San Antonio, has some of the hardest water in the United States. This means that it’s full of minerals such as calcium and magnesium. Water is considered hard if it has more than 7.1 mineral grains per gallon. The average in San Antonio is 17 grains per gallon.
The irony about hard water is that though it is good for a person’s health, it’s terrible for the plumbing pipes in both commercial and residential buildings. Hard water leaves glassware dull looking and spotted. It shortens the lifespan of water-dependent appliances such as dishwashers, coffee makers, water heaters and washing machines. It makes laundry detergent less effective, which makes clothes dull and causes them to wear out faster and helps to create a scum around bathtubs and sinks that’s hard to get rid of. It also leaves hair and skin dull. In extreme cases, hard water can lay so much scale inside the pipes that the entire system may need to be replaced.
But our plumbing professionals have a remedy for hard water. It’s called a water softener, or an ion exchange unit.
Water softeners are systems where calcium and magnesium are exchanged for sodium ions. First, the hard water comes into the building through the fresh water line. Instead of being sent to the fixtures, it is directed into a tank filled with resin beads filled with sodium ions. The sodium ions are exchanged for the calcium and magnesium, and the water flows up out of the tank and continues through the fresh water lines to shower heads, faucets and other fixtures.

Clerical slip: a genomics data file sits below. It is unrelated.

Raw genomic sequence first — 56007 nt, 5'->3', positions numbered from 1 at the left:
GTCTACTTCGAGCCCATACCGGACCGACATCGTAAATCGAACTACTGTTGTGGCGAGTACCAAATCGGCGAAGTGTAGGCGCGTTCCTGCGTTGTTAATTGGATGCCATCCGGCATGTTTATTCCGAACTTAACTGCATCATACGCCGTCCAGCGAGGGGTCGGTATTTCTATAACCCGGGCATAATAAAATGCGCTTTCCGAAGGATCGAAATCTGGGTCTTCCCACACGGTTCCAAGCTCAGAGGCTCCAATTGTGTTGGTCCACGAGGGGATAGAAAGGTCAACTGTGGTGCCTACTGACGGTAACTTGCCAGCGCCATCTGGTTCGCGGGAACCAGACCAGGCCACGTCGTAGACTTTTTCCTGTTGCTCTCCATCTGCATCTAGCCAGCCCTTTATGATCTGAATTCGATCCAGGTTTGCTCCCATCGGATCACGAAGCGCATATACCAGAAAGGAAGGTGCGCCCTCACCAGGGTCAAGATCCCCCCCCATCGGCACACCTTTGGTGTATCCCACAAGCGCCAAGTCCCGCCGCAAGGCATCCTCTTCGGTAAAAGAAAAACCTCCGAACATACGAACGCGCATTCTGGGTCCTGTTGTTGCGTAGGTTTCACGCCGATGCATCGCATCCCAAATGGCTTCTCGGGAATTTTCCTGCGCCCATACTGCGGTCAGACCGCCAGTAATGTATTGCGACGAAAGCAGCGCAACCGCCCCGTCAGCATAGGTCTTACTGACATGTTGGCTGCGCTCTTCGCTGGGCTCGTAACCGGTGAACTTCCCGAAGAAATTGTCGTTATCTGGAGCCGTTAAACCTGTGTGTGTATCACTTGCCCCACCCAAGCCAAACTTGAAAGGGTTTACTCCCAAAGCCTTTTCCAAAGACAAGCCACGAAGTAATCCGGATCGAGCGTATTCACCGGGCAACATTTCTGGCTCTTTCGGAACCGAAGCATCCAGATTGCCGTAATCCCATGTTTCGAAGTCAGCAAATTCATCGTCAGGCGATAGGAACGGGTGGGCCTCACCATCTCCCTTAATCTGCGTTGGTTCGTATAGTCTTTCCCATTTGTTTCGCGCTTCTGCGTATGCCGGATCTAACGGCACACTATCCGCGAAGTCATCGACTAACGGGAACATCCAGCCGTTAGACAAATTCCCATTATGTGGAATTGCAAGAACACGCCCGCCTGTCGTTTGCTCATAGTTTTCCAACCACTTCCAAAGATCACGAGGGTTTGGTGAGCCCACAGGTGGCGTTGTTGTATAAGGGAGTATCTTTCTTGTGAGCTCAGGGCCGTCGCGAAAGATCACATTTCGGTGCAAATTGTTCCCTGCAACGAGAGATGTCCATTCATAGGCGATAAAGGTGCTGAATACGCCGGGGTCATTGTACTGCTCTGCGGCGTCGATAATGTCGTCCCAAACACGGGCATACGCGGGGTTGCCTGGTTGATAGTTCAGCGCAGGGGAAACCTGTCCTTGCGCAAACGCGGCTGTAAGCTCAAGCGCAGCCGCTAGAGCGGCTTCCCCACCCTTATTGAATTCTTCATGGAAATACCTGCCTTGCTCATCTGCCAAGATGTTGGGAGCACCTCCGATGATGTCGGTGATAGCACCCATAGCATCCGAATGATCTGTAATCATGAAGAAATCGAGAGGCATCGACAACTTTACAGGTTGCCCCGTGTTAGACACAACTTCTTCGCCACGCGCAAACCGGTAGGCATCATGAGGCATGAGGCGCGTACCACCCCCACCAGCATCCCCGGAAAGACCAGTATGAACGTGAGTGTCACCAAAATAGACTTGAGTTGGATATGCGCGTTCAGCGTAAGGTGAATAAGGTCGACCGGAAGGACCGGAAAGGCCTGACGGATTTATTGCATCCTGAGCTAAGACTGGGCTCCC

Softeners are equipped with controllers that monitor the gallons of flow. After a certain number of gallons, the controller initiates a backwash cycle. Some systems start the backwash cycle after a certain amount of time.
The tank where the ions are exchanged is connected to a brine tank that is filled with water and rock salt. This brine tank is where sodium ions are created. During the backwash cycle, untreated water flows in the opposite direction through the resin beads and is discharged via a drain. The controller then turns on the recharge cycle. The brine is pumped through the resin beads, which removes the calcium and magnesium and recharges the beads with sodium. The beads are then rinsed with untreated water. At the same time, the brine tank is replenished with fresh water.
Over time, the rock salt is depleted and needs to be replaced. A home owner can do this very easily themselves. This can be done on a monthly or quarterly schedule.
Water softening systems can be installed at a pre-plumbed loop the builder put when building the house. Or a house can have the plumbing loop installed by Simple Water Softeners.
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